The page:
Orthopedics

The Cutting Edge 

Biomechanical Analysis of Rotator Cuff Repairs With Extracellular Matrix Graft Augmentation

Erin E. Ely, MD; Nathania M. Figueroa, MD; Gregory J. Gilot, MD

Abstract

Despite advances in surgical techniques, 20% to 90% of rotator cuff (RTC) repairs fail. They tend to fail at the suture-tendon junction due to tension at the repair and gap formation prior to healing. This study evaluated the gap formation and ultimate tensile failure loads of a RTC repair with a decellularized human dermal allograft. Augmentation of a RTC repair with an extracellular matrix graft decreased gap formation and increased load to failure in a human RTC repair model. [Orthopedics. 2014; 37(9):608–614.]

The authors are from the Department of Orthopaedic Surgery, Cleveland Clinic, Weston, Florida.

The authors have no relevant financial relationships to disclose.

Correspondence should be addressed to: Erin E. Ely, MD, Department of Orthopaedic Surgery, Cleveland Clinic, 2950 Cleveland Clinic Blvd, Weston, FL 33331 ( eely@slu.edu).

Received: February 26, 2014
Accepted: May 13, 2014
Posted Online: September 09, 2014

Abstract

Despite advances in surgical techniques, 20% to 90% of rotator cuff (RTC) repairs fail. They tend to fail at the suture-tendon junction due to tension at the repair and gap formation prior to healing. This study evaluated the gap formation and ultimate tensile failure loads of a RTC repair with a decellularized human dermal allograft. Augmentation of a RTC repair with an extracellular matrix graft decreased gap formation and increased load to failure in a human RTC repair model. [Orthopedics. 2014; 37(9):608–614.]

The authors are from the Department of Orthopaedic Surgery, Cleveland Clinic, Weston, Florida.

The authors have no relevant financial relationships to disclose.

Correspondence should be addressed to: Erin E. Ely, MD, Department of Orthopaedic Surgery, Cleveland Clinic, 2950 Cleveland Clinic Blvd, Weston, FL 33331 ( eely@slu.edu).

Received: February 26, 2014
Accepted: May 13, 2014
Posted Online: September 09, 2014

The goals of rotator cuff (RTC) repair are to achieve high initial fixation strength, minimize gap formation, maintain mechanical stability under cyclic loading, and optimize the biology of the tendon-bone interface until the cuff heals biologically to bone. Despite advances in surgical techniques, achieving these goals is difficult in patients with large (3 to 5 cm) to massive (>5 cm) RTC tears, with 20% to 90% of repairs failing.1–8 The reparative process of degenerative tendons tends to fail at the suture-tendon junction due to factors including tension at the repair site, gap formation, and poor tendon quality.1,9,10 According to Burkhart et al,11,12 tendon healing may be improved if gap formation can be minimized during the early healing period. A gap of 5 mm or greater forming at the tendon-bone interface during this period likely results in re-tearing.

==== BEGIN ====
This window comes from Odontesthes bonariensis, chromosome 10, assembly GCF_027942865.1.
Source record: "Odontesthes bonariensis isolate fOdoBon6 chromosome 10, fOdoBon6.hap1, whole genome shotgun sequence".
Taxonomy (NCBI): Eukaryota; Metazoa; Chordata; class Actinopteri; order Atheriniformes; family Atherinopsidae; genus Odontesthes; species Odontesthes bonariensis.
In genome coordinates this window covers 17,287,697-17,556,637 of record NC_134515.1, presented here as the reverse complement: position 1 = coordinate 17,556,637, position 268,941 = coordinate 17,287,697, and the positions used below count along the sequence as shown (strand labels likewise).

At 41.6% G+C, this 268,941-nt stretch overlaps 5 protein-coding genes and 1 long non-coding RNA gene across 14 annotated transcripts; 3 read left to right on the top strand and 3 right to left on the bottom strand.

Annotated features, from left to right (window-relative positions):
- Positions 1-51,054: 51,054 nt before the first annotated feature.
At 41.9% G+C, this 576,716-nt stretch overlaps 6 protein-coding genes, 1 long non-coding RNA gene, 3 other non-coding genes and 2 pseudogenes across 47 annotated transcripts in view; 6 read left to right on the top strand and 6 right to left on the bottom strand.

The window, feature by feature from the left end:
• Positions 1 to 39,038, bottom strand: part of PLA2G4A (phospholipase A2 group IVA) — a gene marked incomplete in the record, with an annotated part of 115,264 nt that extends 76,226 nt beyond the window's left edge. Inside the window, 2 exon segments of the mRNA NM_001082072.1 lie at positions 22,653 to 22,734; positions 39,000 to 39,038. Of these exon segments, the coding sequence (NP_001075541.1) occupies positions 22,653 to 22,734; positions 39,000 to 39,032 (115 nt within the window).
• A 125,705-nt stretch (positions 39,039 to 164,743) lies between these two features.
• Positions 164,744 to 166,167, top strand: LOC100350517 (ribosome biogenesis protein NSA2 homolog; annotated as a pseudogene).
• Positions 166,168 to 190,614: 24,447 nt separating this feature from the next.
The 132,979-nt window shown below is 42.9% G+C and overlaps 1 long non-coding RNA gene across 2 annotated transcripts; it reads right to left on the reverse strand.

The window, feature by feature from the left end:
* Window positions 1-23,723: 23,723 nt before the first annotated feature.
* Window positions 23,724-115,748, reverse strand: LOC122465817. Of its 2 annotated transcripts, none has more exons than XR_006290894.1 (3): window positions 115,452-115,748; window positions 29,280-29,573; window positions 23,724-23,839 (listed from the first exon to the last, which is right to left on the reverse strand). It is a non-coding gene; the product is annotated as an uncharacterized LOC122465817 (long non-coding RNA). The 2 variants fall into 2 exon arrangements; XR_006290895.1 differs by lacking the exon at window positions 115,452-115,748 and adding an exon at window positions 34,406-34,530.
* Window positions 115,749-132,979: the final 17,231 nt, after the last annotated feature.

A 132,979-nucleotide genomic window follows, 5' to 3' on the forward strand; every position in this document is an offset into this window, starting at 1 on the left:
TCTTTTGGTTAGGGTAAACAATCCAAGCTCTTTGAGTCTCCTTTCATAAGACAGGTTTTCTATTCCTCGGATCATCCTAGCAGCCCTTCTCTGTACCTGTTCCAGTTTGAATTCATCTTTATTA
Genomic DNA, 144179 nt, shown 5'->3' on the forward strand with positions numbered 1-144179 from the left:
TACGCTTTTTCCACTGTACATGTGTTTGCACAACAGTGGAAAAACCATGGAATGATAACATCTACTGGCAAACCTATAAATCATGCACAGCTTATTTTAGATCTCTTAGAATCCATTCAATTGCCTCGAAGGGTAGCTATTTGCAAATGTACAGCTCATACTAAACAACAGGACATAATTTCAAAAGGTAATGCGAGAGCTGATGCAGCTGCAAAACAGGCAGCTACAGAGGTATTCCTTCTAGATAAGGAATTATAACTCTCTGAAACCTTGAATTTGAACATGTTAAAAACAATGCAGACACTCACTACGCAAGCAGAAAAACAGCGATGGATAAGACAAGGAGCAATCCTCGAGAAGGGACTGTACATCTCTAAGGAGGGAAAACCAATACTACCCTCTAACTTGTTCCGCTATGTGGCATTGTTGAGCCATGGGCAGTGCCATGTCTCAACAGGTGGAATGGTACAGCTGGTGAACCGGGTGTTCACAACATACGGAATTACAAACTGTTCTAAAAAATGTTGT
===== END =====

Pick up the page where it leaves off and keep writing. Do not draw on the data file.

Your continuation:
One strategy is to augment the repair of large to massive RTC tears with the use of biologic scaffold materials, which are composed of an extracellular matrix (ECM). The grafts are made from several tissues, including small intestinal submucosa, dermis, and pericardium, and are derived from both xenograft and allograft sources.13 The ECM scaffold graft augmentation addresses the mechanical and biological healing challenges associated with large to massive RTC tears by decreasing gap formation, protecting the repair, and providing a basis for ingrowth of new tissue.14

Few studies exist evaluating the outcomes and the biomechanical properties of RTC repair augmented with ECM graft. Derwin et al15 compared the biomechanical, biochemical, and cellular properties of 5 commercially available ECM scaffolds. They found that the elastic moduli of the grafts were lower than that of a tendon and thus play a limited mechanical role in RTC augmentation. Barber et al16 concluded that RTC repair augmented with GraftJacket (Wright Medical Technologies, Arlington, Tennessee), a human dermal graft, improved load to failure by a statistically significant amount. However, load sharing, including cyclic loading, and gap formation were not studied. Shea et al14 showed that the application of a xenograft ECM (Conexa; Tornier, Edina, Minnesota) decreased gap formation and increased load to failure by a statistically significant amount in a cadaveric model. Barber et al17 have performed several biomechanical studies evaluating ECM scaffold grafts. They found that ECM-augmented RTC repairs increased the load to failure by a statistically significant amount. In addition, dermis was significantly stronger than porcine small intestinal submucosa, and human dermis was significantly stronger than xenograft. They also found that human dermal grafts were significantly stronger than polyurethane urea fabric and pericardium xenografts after cyclic loading.18

The purpose of this study was to compare the biomechanical results of RTC repair with and without human dermal allograft augmentation. The hypotheses of this study were as follows:

  1. The gap formation at the free edge of the repaired RTC following 200 cycles would be significantly smaller in the shoulders reinforced with an ECM graft compared with the control.

  2. The yield load would be significantly increased in the ECM-augmented repair compared with the control.

  3. The stiffness of the ECM-augmented repair would be significantly increased compared with the control.

  4. The ultimate load to failure would be significantly increased in the ECM-augmented repair compared with the control.

Materials and Methods